These types of assault-style rifles, shown earlier this month, at a Tinley Park gun store, are the kinds of guns banned for sale under a new assault weapons ban in Illinois. (Credit: Scott Olson/Getty Images)
These types of assault-style rifles, shown earlier this month, at a Tinley Park gun store, are the kinds of guns banned for sale under a new assault weapons ban in Illinois. (Credit: Scott Olson/Getty Images)

Earlier this month, Illinois joined the short list of states across the country in banning the sale and purchase of assault weapons and large-capacity magazines to much fanfare of gun control advocates.

There have been several iterations of the ban that have remained in limbo in recent years, but renewed calls for stricter gun laws in the months following the Highland Park mass shooting motivated lawmakers to move swiftly during the lame duck session.

The honeymoon over the new law however was short lived as it faces a bevy of legal challenges from gun rights proponents arguing the new law is unconstitutional.

Last week, those calling for the new law to be rejected won a small victory as a judge in Southern Illinois temporarily blocked the state from enforcing the law — though it was limited to the 865 gun owners and one downstate firearms store who filed the lawsuit. 

On Tuesday, a second federal lawsuit was filed against Attorney General Kwame Raoul and Brendan Kelly, director of the Illinois State Police. 

Can the law, called the Protect Illinois Communities Act, withstand the legal challenges and cement itself as the latest state to bar assault weapons? Or will a court sympathetic to gun rights rule the law unconstitutional proving another instance of the steep challenges to gun reform in the United States? 

What is the ban? 

The Protect Illinois Communities Act in many ways mirrors similar assault weapons bans that have passed throughout the country and to some degree the 1994 Federal Assault Weapon Ban that expired in 2004.

State Rep. Bob Morgan, whose district covers Highland Park, introduced the House version of the bill in December which would go on to gain major support from Democrat leaders..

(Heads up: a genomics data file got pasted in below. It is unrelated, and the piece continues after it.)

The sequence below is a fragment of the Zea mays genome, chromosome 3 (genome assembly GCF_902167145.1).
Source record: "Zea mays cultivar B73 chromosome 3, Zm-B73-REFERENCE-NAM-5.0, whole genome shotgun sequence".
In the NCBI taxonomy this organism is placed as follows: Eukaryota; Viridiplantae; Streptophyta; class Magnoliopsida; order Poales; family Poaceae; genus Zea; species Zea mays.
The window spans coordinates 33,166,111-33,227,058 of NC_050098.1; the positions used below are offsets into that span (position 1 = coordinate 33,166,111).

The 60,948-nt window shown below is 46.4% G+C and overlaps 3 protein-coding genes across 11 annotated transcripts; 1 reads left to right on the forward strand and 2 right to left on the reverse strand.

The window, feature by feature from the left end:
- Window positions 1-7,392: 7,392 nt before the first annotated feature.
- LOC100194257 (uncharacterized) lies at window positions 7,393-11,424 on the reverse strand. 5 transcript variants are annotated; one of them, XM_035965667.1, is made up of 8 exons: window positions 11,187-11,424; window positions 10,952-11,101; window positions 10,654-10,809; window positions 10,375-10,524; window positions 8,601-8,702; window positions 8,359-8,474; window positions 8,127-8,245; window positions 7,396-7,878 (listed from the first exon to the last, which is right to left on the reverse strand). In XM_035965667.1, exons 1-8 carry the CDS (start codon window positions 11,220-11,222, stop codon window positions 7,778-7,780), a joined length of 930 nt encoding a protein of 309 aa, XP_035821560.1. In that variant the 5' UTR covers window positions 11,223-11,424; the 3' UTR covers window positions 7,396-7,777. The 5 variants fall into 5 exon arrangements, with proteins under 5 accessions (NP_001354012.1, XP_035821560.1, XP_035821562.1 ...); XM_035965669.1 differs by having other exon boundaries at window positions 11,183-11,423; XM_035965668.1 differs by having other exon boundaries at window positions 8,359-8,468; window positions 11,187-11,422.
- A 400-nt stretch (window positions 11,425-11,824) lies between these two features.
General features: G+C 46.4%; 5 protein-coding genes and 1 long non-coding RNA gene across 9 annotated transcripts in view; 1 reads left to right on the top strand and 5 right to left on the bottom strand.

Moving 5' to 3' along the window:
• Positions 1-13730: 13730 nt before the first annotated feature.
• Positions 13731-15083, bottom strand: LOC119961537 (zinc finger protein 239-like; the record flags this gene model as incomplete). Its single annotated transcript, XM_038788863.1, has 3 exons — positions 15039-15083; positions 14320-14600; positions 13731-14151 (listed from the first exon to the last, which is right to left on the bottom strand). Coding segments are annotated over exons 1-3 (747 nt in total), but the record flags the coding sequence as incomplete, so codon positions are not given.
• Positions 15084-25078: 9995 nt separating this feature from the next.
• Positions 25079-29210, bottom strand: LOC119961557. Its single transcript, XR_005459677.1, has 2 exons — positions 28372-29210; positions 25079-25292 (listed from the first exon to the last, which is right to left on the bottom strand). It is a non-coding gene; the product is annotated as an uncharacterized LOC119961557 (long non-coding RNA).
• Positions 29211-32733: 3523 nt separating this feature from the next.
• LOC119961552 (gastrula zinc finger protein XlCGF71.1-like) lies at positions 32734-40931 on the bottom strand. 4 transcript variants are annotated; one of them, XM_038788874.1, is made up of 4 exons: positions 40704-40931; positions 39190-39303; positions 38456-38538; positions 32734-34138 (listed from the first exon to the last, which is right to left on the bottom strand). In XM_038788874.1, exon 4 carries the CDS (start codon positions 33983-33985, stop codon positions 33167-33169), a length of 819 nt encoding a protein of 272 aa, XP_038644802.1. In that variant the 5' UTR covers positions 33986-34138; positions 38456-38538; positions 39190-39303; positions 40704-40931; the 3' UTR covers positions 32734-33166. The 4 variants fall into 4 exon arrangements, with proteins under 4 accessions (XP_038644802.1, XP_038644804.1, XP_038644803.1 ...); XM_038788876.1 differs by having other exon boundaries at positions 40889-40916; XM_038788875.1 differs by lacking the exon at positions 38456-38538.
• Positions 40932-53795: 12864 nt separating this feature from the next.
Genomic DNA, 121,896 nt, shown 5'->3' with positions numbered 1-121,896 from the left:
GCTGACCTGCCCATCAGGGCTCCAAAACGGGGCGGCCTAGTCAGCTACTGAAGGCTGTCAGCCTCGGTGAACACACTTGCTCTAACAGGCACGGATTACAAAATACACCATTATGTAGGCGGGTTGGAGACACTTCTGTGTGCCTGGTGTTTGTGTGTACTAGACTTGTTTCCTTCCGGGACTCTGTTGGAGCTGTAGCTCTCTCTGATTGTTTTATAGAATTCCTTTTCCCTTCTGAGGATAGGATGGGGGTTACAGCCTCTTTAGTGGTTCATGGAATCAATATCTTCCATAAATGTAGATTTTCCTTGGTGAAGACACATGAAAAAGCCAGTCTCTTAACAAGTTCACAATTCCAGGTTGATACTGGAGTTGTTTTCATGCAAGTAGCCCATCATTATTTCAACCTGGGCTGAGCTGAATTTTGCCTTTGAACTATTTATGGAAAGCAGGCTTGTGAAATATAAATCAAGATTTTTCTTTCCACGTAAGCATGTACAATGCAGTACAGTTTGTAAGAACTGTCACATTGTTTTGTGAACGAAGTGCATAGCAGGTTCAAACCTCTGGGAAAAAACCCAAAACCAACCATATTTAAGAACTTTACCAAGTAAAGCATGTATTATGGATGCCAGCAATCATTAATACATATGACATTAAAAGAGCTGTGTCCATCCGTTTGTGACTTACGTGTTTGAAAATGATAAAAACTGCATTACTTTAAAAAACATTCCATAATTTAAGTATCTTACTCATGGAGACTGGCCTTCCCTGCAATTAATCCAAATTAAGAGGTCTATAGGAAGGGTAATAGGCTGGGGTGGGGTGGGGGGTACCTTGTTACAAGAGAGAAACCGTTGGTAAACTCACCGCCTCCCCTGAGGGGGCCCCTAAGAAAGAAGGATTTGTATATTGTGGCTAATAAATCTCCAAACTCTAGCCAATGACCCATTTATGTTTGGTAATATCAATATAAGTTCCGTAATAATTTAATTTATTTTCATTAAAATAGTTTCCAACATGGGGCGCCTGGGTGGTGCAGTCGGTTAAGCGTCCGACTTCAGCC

The bill moved quickly through the Illinois General Assembly and on Jan. 10, Gov. J.B. Pritzker signed the assault weapons ban into law that took effect immediately. Pritzker was flanked by other Democrat leaders and survivors of gun violence. 

Pritzker would go on to dedicate the law to the victims of the Highland Park mass shooting that killed seven, as well as the two Latino teens killed outside Benito Juarez High School in a December shooting, adding that “this will save lives.” 

These assault weapons are mostly rifles but also include some handguns and shotguns. The law outlines which weapons are banned and provides detail on the make of the guns — in some cases outright banning all variants of a model like “AR 100 type semi-auto.”

A cap was also placed on the purchase of magazines at 10 rounds for long guns and 15 for handguns. Devices like “switches” — which can turn a handgun into an automatic weapon — were also made illegal under the law. 

People who already own one or more of these banned guns are allowed to keep them but have to register them with the Illinois State Police before Jan. 1, 2024. 

Pritzker said this is necessary to account for the assault weapons “currently in circulation,” so the state can know who is responsible for them if they were to end up in the “wrong hands.”

Tough road ahead

The passage of the law was met with immediate push back from not only pro-gun groups but also dozens of county sheriffs publicly saying they have no intentions of enforcing the law. ABC News reported at least 74 Illinois sheriff’s departments had made the vow.